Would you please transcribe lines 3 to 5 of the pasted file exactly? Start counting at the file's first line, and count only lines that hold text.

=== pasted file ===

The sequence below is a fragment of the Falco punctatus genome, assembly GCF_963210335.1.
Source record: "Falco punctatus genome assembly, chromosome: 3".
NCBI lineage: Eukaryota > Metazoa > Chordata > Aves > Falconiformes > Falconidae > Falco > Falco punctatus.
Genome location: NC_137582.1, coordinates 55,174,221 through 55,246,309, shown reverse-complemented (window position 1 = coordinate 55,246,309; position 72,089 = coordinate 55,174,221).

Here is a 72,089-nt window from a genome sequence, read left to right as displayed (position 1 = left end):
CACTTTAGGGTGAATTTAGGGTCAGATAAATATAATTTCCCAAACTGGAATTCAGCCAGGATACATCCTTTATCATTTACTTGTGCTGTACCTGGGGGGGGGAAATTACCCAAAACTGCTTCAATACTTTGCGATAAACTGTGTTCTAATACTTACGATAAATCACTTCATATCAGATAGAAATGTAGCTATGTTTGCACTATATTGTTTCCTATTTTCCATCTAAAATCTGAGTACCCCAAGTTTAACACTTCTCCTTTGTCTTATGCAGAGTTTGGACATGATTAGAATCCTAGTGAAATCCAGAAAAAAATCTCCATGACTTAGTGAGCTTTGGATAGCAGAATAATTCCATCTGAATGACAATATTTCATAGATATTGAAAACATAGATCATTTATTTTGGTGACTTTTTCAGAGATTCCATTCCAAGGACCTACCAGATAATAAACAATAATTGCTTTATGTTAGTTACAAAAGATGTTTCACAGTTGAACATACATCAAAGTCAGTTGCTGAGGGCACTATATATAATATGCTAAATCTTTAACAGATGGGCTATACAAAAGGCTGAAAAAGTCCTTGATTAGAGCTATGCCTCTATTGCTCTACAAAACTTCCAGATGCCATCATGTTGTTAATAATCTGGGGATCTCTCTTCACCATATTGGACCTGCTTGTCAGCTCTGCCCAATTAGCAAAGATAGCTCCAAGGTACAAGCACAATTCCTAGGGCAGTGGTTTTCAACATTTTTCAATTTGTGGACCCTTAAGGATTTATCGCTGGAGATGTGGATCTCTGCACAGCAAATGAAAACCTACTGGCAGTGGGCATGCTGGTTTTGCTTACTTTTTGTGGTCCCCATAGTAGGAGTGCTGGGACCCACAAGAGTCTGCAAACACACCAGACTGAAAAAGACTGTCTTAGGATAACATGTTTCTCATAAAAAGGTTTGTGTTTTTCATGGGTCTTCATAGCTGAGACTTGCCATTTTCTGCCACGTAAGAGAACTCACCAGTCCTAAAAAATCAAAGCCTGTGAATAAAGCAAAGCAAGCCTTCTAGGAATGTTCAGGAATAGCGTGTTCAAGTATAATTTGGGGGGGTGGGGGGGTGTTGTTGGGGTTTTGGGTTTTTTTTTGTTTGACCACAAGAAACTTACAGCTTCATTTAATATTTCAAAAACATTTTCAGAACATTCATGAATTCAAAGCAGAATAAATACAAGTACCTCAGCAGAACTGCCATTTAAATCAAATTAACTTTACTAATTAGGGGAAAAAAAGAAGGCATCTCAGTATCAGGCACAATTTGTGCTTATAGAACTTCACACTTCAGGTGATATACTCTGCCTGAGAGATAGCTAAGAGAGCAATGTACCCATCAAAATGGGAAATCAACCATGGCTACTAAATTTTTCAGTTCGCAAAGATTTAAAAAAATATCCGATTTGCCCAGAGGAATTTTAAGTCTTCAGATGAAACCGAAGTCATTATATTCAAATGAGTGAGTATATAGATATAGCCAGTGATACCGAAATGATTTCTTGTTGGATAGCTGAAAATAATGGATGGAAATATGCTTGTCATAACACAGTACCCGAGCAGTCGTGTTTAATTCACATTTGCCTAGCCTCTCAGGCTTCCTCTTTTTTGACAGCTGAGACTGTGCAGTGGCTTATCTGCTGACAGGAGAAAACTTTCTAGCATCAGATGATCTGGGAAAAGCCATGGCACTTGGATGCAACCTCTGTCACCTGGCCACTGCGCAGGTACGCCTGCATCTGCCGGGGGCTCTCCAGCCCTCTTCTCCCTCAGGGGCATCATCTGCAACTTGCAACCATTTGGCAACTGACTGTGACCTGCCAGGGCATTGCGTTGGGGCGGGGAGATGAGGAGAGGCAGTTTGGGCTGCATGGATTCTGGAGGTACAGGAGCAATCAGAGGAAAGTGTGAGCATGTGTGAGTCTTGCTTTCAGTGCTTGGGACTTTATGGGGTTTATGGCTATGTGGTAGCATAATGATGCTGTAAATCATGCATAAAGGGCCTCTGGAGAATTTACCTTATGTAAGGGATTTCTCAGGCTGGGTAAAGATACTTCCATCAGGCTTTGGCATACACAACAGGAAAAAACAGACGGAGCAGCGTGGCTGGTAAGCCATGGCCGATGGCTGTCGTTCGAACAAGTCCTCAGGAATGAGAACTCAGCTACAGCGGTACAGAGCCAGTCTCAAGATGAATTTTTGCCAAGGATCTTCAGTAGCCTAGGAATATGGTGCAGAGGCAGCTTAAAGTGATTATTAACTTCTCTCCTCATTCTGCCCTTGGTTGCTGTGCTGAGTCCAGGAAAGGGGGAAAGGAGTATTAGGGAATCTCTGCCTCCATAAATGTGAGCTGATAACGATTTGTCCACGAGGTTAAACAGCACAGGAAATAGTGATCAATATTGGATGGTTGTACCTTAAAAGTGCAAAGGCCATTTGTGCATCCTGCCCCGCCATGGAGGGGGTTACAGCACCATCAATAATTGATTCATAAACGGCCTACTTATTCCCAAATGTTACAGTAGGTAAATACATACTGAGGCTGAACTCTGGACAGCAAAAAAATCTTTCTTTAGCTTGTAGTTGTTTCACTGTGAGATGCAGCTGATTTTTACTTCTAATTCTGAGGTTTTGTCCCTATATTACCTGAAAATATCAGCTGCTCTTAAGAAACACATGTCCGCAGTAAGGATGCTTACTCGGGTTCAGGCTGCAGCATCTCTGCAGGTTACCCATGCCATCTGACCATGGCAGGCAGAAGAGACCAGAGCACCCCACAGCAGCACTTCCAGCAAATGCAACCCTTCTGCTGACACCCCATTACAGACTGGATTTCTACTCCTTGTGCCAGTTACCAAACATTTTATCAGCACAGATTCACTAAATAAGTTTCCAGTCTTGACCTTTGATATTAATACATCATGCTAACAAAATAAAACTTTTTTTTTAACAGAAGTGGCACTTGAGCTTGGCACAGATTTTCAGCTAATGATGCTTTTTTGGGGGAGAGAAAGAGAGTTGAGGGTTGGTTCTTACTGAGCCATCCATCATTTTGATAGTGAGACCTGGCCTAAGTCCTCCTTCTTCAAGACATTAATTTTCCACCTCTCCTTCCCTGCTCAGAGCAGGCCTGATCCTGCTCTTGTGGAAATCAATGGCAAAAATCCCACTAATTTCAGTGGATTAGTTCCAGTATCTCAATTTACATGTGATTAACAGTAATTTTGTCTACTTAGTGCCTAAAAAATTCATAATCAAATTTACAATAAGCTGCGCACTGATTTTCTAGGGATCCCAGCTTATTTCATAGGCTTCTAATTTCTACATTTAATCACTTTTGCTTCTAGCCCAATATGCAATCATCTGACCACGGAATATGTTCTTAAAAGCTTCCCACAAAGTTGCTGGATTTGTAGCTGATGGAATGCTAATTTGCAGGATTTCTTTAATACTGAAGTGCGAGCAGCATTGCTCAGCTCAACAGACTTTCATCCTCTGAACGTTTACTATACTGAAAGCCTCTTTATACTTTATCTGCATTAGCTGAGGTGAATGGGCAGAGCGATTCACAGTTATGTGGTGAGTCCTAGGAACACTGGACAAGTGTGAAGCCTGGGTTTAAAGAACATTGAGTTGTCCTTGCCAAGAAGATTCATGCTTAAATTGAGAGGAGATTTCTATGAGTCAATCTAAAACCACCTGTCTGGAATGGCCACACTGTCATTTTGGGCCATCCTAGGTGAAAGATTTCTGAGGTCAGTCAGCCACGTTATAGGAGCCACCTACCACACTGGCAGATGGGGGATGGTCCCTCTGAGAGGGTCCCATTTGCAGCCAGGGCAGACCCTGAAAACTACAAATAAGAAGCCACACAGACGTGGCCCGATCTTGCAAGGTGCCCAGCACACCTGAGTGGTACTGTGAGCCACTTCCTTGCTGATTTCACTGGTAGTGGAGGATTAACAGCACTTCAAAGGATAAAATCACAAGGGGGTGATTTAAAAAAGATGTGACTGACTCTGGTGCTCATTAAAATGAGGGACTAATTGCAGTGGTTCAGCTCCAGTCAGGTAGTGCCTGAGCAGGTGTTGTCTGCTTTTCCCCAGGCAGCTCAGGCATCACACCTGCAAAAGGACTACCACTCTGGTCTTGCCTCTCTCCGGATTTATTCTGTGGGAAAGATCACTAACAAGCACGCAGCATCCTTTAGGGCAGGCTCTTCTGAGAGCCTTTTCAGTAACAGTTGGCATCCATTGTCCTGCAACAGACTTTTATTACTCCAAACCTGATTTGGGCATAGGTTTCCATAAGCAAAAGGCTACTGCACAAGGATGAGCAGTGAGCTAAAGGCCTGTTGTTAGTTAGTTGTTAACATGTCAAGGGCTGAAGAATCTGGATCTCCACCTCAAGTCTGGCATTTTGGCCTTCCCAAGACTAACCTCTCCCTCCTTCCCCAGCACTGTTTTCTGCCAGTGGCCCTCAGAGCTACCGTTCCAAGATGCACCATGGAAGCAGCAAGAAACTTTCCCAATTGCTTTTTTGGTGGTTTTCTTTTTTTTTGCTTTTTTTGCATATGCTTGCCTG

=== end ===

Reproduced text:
NCBI lineage: Eukaryota > Metazoa > Chordata > Aves > Falconiformes > Falconidae > Falco > Falco punctatus.
Genome location: NC_137582.1, coordinates 55,174,221 through 55,246,309, shown reverse-complemented (window position 1 = coordinate 55,246,309; position 72,089 = coordinate 55,174,221).

Here is a 72,089-nt window from a genome sequence, read left to right as displayed (position 1 = left end):